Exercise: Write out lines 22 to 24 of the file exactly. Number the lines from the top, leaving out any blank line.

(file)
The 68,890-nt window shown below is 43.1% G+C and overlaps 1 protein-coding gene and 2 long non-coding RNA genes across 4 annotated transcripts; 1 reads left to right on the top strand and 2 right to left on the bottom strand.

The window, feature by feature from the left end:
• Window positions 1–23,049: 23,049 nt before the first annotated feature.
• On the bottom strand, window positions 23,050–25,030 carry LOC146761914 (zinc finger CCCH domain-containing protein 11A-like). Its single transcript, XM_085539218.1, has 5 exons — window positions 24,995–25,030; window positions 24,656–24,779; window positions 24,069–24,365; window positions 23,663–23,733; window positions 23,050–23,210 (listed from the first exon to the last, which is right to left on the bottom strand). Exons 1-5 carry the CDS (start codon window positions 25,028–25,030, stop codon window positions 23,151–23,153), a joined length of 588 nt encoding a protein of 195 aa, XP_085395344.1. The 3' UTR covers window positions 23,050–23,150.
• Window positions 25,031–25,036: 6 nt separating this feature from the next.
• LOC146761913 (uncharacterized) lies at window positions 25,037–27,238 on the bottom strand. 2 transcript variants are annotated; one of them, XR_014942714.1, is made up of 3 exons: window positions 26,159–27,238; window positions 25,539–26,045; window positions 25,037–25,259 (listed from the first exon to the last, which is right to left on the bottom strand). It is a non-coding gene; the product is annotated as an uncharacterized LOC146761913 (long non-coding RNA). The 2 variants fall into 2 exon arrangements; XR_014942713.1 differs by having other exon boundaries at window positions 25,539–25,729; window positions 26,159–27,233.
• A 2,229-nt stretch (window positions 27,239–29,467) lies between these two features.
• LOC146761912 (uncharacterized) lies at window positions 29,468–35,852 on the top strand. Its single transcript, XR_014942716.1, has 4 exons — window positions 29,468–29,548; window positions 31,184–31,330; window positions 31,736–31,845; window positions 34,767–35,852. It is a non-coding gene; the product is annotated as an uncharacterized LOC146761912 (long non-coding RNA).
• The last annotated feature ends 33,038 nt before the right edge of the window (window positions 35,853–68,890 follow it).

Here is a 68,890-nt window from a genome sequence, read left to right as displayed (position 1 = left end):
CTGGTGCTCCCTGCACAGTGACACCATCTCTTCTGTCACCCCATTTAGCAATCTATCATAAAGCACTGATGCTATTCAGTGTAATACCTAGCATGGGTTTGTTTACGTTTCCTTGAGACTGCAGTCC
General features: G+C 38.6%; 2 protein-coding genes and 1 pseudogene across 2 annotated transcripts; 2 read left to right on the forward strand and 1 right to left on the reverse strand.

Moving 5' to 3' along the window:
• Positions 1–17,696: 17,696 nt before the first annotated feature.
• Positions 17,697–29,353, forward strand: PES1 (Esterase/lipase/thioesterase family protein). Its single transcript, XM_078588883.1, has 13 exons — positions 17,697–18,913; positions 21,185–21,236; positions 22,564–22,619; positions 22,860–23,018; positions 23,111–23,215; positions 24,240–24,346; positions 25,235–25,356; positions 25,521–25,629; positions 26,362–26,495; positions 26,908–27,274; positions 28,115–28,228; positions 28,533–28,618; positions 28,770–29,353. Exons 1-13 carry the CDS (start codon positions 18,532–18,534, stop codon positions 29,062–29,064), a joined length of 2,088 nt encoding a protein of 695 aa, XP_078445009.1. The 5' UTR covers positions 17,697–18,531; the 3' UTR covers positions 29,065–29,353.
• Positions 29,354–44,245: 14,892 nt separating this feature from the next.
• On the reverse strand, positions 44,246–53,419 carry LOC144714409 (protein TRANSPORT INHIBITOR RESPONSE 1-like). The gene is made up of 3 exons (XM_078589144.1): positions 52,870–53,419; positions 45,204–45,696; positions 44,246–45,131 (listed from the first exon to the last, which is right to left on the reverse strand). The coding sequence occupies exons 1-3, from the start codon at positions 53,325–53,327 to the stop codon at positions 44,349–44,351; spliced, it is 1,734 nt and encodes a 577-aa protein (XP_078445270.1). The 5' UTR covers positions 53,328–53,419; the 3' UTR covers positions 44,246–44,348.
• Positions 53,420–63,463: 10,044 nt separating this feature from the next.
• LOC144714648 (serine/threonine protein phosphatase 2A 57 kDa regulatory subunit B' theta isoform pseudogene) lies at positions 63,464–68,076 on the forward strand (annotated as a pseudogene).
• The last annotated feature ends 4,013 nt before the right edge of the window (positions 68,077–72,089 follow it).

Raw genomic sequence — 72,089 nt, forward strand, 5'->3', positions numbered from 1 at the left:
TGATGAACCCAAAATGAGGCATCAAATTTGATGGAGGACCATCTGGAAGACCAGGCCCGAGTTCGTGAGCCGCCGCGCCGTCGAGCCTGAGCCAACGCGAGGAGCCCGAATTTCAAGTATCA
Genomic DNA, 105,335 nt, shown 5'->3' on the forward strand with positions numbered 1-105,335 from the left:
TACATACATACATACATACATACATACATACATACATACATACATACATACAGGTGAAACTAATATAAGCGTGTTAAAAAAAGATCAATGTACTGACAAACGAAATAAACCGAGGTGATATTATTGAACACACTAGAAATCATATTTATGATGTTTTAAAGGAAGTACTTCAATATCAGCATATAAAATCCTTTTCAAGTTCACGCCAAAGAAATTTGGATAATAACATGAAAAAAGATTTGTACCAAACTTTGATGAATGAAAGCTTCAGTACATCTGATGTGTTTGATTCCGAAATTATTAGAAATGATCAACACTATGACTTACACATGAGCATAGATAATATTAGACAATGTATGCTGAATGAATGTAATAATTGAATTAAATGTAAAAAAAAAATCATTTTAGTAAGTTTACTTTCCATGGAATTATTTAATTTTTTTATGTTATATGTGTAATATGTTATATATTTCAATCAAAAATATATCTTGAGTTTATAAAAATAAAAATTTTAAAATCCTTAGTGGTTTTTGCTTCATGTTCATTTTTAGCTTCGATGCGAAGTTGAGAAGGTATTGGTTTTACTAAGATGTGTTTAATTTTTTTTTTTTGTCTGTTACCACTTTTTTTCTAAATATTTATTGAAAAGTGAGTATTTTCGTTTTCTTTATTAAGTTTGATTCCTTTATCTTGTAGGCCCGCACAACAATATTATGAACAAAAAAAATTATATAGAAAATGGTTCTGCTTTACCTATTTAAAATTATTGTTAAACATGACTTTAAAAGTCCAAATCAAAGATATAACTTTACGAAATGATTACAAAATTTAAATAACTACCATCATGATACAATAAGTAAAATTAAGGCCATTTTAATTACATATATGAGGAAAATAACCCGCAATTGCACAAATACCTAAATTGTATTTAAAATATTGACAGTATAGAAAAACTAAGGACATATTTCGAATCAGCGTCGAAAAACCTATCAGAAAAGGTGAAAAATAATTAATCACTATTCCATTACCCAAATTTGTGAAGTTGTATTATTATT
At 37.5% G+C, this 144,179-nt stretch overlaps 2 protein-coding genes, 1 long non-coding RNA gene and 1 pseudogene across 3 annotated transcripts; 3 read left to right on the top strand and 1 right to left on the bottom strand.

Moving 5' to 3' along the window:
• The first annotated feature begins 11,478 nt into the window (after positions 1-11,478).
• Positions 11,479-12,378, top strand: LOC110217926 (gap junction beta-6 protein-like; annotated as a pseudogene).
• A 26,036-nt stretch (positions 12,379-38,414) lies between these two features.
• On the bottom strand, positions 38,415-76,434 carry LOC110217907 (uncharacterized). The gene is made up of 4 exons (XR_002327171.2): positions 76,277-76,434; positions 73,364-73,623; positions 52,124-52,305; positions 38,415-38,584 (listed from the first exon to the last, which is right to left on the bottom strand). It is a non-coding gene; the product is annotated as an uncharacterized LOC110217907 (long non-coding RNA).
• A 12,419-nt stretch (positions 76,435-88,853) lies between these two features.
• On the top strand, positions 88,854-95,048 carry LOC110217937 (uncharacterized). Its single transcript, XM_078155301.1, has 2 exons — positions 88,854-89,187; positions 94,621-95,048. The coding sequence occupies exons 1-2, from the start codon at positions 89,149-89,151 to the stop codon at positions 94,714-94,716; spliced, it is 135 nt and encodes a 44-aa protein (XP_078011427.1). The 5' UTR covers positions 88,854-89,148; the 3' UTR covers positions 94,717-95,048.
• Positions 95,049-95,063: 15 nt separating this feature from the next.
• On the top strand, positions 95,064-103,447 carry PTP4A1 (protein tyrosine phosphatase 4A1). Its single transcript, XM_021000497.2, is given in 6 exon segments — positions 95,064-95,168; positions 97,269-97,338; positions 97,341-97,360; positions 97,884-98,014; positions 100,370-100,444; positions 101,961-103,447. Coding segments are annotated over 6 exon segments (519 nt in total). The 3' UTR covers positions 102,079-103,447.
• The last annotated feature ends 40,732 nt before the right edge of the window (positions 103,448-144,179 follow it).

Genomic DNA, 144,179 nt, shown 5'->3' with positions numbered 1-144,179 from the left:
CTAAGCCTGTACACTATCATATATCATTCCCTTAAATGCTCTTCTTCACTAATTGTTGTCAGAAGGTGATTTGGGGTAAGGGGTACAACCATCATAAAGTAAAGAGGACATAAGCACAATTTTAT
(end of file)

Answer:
TGATGAACCCAAAATGAGGCATCAAATTTGATGGAGGACCATCTGGAAGACCAGGCCCGAGTTCGTGAGCCGCCGCGCCGTCGAGCCTGAGCCAACGCGAGGAGCCCGAATTTCAAGTATCA
Genomic DNA, 105,335 nt, shown 5'->3' on the forward strand with positions numbered 1-105,335 from the left:
TACATACATACATACATACATACATACATACATACATACATACATACATACAGGTGAAACTAATATAAGCGTGTTAAAAAAAGATCAATGTACTGACAAACGAAATAAACCGAGGTGATATTATTGAACACACTAGAAATCATATTTATGATGTTTTAAAGGAAGTACTTCAATATCAGCATATAAAATCCTTTTCAAGTTCACGCCAAAGAAATTTGGATAATAACATGAAAAAAGATTTGTACCAAACTTTGATGAATGAAAGCTTCAGTACATCTGATGTGTTTGATTCCGAAATTATTAGAAATGATCAACACTATGACTTACACATGAGCATAGATAATATTAGACAATGTATGCTGAATGAATGTAATAATTGAATTAAATGTAAAAAAAAAATCATTTTAGTAAGTTTACTTTCCATGGAATTATTTAATTTTTTTATGTTATATGTGTAATATGTTATATATTTCAATCAAAAATATATCTTGAGTTTATAAAAATAAAAATTTTAAAATCCTTAGTGGTTTTTGCTTCATGTTCATTTTTAGCTTCGATGCGAAGTTGAGAAGGTATTGGTTTTACTAAGATGTGTTTAATTTTTTTTTTTTGTCTGTTACCACTTTTTTTCTAAATATTTATTGAAAAGTGAGTATTTTCGTTTTCTTTATTAAGTTTGATTCCTTTATCTTGTAGGCCCGCACAACAATATTATGAACAAAAAAAATTATATAGAAAATGGTTCTGCTTTACCTATTTAAAATTATTGTTAAACATGACTTTAAAAGTCCAAATCAAAGATATAACTTTACGAAATGATTACAAAATTTAAATAACTACCATCATGATACAATAAGTAAAATTAAGGCCATTTTAATTACATATATGAGGAAAATAACCCGCAATTGCACAAATACCTAAATTGTATTTAAAATATTGACAGTATAGAAAAACTAAGGACATATTTCGAATCAGCGTCGAAAAACCTATCAGAAAAGGTGAAAAATAATTAATCACTATTCCATTACCCAAATTTGTGAAGTTGTATTATTATT